Diet culture and its oversaturation in our society is of paramount concern. I wanted to take today’s post to address certain elements.

This post is on the more controversial side, and please as usual, if you do not agree with my views on diet culture and labelling OR are not comfortable with seeing an opinion, please don’t read. I don’t write these posts to offend, it’s simply an opinion.



I heard this term at the end of 2016 for the first time in my life. Immediately, I thought what the hell is a naughty food? Junk food sure. Foods that are less healthy, sure.

But naughty?

An adjective used to describe an ill-disciplined child being attached to the one thing humans should love and cherish?

Food is a necessity. It is one of the only constants in our lives. So why label it?

In the era of Instagram, youtube and fitspiration, impressionable young minds are being led astray by self proclaimed dieticians on social media claiming they don’t go near “naughty” foods. Wholegrain bread has been labelled a naughty food. Dark chocolate, milk and breakfast muffins are “naughty”.

This post is here, in its non-dietetic glory, to go to hell with naughty foods.

When we start labelling foods as good and bad, we crave the ones we cut out even more. If however, we consume everything in moderation, we have control over our intake. Trust me, I learnt that the hard way. If by cutting the foods we seek to enjoy and find pleasure in, like an almond croissant freshly baked for example, when tempted with even the smell of the food, it’s human reaction to overeat it and then feel guilty or sick. This is a vicious cycle.

Foods should not have moral high ground.

Eating sugar should not come with feelings of guilt, and the temptation to ruin yourself by removing it or purging it from your body. Having a treat or a self care day where you do indulge is a way of giving back to your body. Sure, there’s a difference between treating yourself and emotional eating, but since when did eating activated almonds and drinking smoothies that are more powder than actual natural product make you any healthier? If I’m being completely honest, drinking a smoothie that’s 80% built from powders that i don’t know the manufacturing process of, don’t strike me as healthy.

Dietician, Chloe McLeod eloquently phrases the fact that food is just food, and whether or not something has less or more nutritional value should not give us the right to label it. Yes, it is better for us to consume more greens and less biscuits, but labelling an oat muffin that’s “vegan, gluten free, non-GMO, soy free” as a naughty treat is frankly inhumane. By cutting out foods we deem to be naughty from our diets completely, we do our bodies more harm than good.

By all means, if you are intolerant to dairy, this post is not insinuating that you should stuff your face full of icecream. That’s not going to be a fun trip to the bathroom. But unless you have a true medical reason to do so, there’s no need to restrict and not enjoy everything in moderation. As humans, we have the basic understanding of foods that should be eaten in moderation. But treating ourselves once in a while isn’t giving into naughty foods. It’s being kind to ourselves and being respectful that our bodies sometimes need a little TLC and a square of chocolate without the added guilt of eating a naughty food and then running straight to the gym.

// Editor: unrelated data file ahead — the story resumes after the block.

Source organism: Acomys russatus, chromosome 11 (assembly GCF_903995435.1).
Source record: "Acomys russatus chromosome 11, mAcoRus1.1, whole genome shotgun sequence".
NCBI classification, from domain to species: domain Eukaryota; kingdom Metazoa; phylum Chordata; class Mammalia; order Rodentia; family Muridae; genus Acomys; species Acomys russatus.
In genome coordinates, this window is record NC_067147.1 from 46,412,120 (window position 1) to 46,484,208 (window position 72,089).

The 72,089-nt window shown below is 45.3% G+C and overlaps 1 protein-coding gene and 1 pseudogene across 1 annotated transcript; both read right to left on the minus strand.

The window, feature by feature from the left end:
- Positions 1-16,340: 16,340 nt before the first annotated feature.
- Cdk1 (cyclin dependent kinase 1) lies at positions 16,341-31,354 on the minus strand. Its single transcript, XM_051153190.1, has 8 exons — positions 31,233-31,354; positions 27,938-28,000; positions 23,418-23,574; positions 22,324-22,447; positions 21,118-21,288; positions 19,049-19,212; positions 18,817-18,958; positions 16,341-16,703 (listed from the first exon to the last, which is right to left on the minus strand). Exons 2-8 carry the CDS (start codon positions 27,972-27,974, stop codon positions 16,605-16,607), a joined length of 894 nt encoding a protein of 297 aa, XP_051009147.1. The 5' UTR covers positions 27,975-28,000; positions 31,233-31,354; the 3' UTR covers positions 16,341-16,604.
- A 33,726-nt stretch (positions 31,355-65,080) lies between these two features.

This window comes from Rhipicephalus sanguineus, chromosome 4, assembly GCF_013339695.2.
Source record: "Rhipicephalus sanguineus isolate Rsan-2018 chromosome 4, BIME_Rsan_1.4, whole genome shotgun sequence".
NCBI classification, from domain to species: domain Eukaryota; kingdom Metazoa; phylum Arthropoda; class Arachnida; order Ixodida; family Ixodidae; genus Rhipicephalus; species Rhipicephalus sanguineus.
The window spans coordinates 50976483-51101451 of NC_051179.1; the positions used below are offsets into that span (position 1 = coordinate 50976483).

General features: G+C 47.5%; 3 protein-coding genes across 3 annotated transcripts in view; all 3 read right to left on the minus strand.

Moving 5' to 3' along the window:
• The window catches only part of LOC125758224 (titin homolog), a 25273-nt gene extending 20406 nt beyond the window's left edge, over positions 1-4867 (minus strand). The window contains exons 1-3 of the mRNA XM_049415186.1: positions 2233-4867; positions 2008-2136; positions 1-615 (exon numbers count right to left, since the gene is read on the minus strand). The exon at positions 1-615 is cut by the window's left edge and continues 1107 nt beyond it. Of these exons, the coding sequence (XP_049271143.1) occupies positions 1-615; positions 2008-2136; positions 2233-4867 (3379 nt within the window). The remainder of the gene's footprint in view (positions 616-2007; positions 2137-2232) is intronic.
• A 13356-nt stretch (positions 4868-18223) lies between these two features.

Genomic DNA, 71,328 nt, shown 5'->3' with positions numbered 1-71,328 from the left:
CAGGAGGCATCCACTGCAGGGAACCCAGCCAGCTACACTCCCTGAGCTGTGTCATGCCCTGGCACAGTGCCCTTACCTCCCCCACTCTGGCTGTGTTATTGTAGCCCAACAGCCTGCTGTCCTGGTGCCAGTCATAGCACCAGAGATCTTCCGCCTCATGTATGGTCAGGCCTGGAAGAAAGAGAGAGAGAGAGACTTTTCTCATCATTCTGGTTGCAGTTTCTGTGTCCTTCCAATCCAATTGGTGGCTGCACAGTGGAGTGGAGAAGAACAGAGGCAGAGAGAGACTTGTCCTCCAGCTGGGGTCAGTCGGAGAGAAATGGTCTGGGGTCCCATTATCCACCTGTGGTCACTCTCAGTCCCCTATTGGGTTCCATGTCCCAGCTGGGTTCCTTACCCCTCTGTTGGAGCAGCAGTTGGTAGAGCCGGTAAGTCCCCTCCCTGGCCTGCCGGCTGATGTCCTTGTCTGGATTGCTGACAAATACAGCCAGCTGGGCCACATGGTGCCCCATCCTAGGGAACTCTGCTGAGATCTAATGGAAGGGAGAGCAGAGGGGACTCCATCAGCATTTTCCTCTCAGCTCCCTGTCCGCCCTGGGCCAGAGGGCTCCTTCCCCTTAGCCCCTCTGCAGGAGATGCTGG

And on this matter, yes transforming foods to suit dietary requirements is an excellent idea. I’m a vegetarian who can’t eat eggs or egg products and is sensitive to dairy. And I love making scones, baked goods and cakes. So I have adapted recipes that make sure I can enjoy such things without causing me grief. But I didn’t intentionally swap out products with the thought of making “naughty” treats healthy.















Influencers and fitness “gurus” should know better than to advocate for a lfiestyle that is neither useful nor attainable for their followers. To promote a healthy lifestyle is one thing, but to tell impressionable minds that their foods are naughty is wrong. 

I like making pancakes from buckwheat flour simply because I find them much more filling. That doesn’t mean I’m making such a naughty food healthy. I’m not having a naughty breakfast. I’m having pancakes with fruit and nut butter because that’s a great breakfast that keeps me satisfied and satiated. Nowhere in my cooking process do i say, gee look at how healthy i’m making this naughty food.

So here’s to letting go of the stigma society has forced upon us. Let go of what fitness gurus on youtube and Instagram teach you. Unless they have a qualified accreditation behind them, no one can tell you that eating a slice of wholegrain toast is naughty. And anyway, isn’t life too short to be considering what foods should be labelled? Once we start eating food because we want it, and we eat without the guilt associated, then only will food stop ruling our lives. To listen to our bodies and respect our bodies is one thing. But to become our own doctors when we aren’t qualified, and cut out foods that don’t need to be cut out is an unhealthy spiral of binge-eating, guilt and anxiety no one needs in their lives.

Let’s all take a step back and remember that food doesn’t deserve a moral high ground, and therefore, doesn’t deserve a label.

And damn if you want that brownie, eat it and savour it. Don’t add a stress to your life by limiting foods and then torturing yourself when temptation arises. Take it with a grain of salt if you will, but these words are spoken from experience and from the heart.

xx Simran

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